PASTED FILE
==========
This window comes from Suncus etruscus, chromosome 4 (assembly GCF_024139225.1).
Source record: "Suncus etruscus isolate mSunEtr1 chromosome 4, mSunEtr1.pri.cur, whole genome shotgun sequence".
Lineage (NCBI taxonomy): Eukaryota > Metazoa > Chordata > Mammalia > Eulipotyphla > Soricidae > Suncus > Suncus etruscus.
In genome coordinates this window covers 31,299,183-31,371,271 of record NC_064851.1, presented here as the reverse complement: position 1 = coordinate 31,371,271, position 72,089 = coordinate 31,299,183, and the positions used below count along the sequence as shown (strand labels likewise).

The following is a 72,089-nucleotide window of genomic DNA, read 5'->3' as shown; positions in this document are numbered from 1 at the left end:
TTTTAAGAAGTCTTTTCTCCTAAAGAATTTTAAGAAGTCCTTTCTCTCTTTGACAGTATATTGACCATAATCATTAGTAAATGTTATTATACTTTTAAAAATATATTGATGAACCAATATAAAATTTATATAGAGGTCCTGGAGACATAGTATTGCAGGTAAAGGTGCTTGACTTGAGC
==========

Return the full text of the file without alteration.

This window comes from Suncus etruscus, chromosome 4 (assembly GCF_024139225.1).
Source record: "Suncus etruscus isolate mSunEtr1 chromosome 4, mSunEtr1.pri.cur, whole genome shotgun sequence".
Lineage (NCBI taxonomy): Eukaryota > Metazoa > Chordata > Mammalia > Eulipotyphla > Soricidae > Suncus > Suncus etruscus.
In genome coordinates this window covers 31,299,183-31,371,271 of record NC_064851.1, presented here as the reverse complement: position 1 = coordinate 31,371,271, position 72,089 = coordinate 31,299,183, and the positions used below count along the sequence as shown (strand labels likewise).

The following is a 72,089-nucleotide window of genomic DNA, read 5'->3' as shown; positions in this document are numbered from 1 at the left end:
TTTTAAGAAGTCTTTTCTCCTAAAGAATTTTAAGAAGTCCTTTCTCTCTTTGACAGTATATTGACCATAATCATTAGTAAATGTTATTATACTTTTAAAAATATATTGATGAACCAATATAAAATTTATATAGAGGTCCTGGAGACATAGTATTGCAGGTAAAGGTGCTTGACTTGAGC